Published November 20, 2014
AUBURN, Ala. -- Prince William's life could be looking very different if he had accepted an honorary Auburn football scholarship offered to him at birth.
Shortly after he arrived in the world in June 1982, then-AU football coach Pat Dye sent a personal invitation to the newest British royal and future king to become a Tiger in his late teens.
The remarkable invitation was brought to light in the Spring 2011 edition of Auburn Athletics Department magazine Tiger Roar, the Alabama newspaper the Press-Register reported Monday.
"The world celebrated when Princess Diana gave birth to Prince William on June 21, 1982. On that day, as now, the future King of England received the prayers and good wishes from people the world over, Auburn included," former Auburn athletics director David Housel wrote in the all-sports quarterly.
"Shortly after William's birth, Coach Pat Dye sent the future king an honorary Auburn football scholarship, as official as any honorary scholarship could be, signed by Coach Dye himself, sealed and delivered," Housel explained.
He continued, "Somewhere in Coach Dye's files or within the archives of the athletic department or the university there is a letter, a nice note actually, from Buckingham Palace, thanking Coach Dye and Auburn for the scholarship, letting him know that Prince Charles and Diana appreciated Auburn's courtesy and thoughtfulness. They were confident Prince William would appreciate and consider the offer as he grew older."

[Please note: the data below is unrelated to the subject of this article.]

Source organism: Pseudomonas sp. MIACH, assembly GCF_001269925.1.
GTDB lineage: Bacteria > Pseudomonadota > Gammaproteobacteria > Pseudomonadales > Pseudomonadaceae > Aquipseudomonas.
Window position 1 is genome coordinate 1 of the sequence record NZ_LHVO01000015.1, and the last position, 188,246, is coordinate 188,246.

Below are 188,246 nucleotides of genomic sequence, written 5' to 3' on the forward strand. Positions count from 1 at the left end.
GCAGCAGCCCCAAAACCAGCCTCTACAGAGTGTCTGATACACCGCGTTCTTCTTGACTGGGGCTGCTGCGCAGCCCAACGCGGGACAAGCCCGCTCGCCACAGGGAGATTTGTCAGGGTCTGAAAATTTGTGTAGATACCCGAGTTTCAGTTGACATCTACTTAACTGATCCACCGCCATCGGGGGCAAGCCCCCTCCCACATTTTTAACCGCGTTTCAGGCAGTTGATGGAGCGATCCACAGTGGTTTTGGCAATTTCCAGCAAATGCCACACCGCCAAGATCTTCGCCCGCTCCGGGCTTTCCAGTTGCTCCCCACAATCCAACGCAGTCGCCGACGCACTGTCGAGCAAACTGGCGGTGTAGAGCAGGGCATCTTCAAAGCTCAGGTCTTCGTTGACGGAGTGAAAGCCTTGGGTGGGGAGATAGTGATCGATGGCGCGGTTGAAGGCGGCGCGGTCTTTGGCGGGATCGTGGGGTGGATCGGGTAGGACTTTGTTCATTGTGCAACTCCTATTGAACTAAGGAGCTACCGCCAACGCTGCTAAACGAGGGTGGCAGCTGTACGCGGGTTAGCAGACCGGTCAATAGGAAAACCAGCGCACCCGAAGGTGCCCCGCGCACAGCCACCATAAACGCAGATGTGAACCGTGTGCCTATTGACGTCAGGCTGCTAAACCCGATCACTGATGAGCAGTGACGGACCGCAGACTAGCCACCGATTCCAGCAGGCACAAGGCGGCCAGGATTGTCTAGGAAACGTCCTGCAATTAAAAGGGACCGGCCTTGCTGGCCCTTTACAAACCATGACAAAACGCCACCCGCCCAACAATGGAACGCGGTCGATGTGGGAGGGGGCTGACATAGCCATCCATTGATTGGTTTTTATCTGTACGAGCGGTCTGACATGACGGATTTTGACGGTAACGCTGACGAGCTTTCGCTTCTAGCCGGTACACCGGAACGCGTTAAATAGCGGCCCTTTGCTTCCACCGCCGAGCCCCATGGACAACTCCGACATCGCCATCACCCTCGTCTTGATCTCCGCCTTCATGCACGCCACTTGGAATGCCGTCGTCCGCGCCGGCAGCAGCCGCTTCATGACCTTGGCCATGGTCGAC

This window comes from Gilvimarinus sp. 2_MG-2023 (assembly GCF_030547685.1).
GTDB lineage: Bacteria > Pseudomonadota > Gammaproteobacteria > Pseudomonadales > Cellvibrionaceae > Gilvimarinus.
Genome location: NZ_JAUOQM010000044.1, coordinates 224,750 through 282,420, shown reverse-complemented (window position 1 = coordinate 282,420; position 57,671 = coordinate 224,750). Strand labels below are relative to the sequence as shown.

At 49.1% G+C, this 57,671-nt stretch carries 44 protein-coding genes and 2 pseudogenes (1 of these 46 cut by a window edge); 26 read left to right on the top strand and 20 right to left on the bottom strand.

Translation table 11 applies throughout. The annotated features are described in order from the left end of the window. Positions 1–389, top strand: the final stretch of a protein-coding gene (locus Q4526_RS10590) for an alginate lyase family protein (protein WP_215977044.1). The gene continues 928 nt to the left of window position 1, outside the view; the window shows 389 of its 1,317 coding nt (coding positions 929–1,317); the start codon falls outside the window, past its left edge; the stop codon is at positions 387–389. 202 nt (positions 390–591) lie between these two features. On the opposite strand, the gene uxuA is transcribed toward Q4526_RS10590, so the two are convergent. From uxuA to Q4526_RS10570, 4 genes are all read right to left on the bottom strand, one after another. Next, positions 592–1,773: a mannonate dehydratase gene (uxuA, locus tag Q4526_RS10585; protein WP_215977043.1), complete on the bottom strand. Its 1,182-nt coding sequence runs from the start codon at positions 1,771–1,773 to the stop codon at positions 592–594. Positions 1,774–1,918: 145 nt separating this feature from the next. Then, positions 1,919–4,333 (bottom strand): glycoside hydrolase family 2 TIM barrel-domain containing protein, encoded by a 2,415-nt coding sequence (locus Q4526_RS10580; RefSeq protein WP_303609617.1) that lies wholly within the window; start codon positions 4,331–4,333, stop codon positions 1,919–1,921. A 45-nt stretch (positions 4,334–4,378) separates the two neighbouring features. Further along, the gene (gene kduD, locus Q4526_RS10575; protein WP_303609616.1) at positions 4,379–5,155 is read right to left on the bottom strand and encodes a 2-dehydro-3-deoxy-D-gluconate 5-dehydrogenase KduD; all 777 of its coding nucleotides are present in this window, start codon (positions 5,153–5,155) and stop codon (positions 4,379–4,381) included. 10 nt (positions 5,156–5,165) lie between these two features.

The course of recent British history could have been altered dramatically if the prince, a keen sportsman, had taken Dye up on the offer to study in Alabama after leaving wealthy English private school Eton.
Instead, he headed to Scottish university St Andrews, where the royal met his future wife, Kate Middleton.
The couple, awarded the title of the Duke and Duchess of Cambridge after marrying in April, will head to California next month on an official visit.
An exclusive polo club in Santa Barbara was reported to be charging its members almost $100,000 for the chance to compete against the prince, 28, who is a competitive player.
Prince William was on horseback as recently as Monday, battling his side to victory in a charity event over a team led by his younger brother, Prince Harry.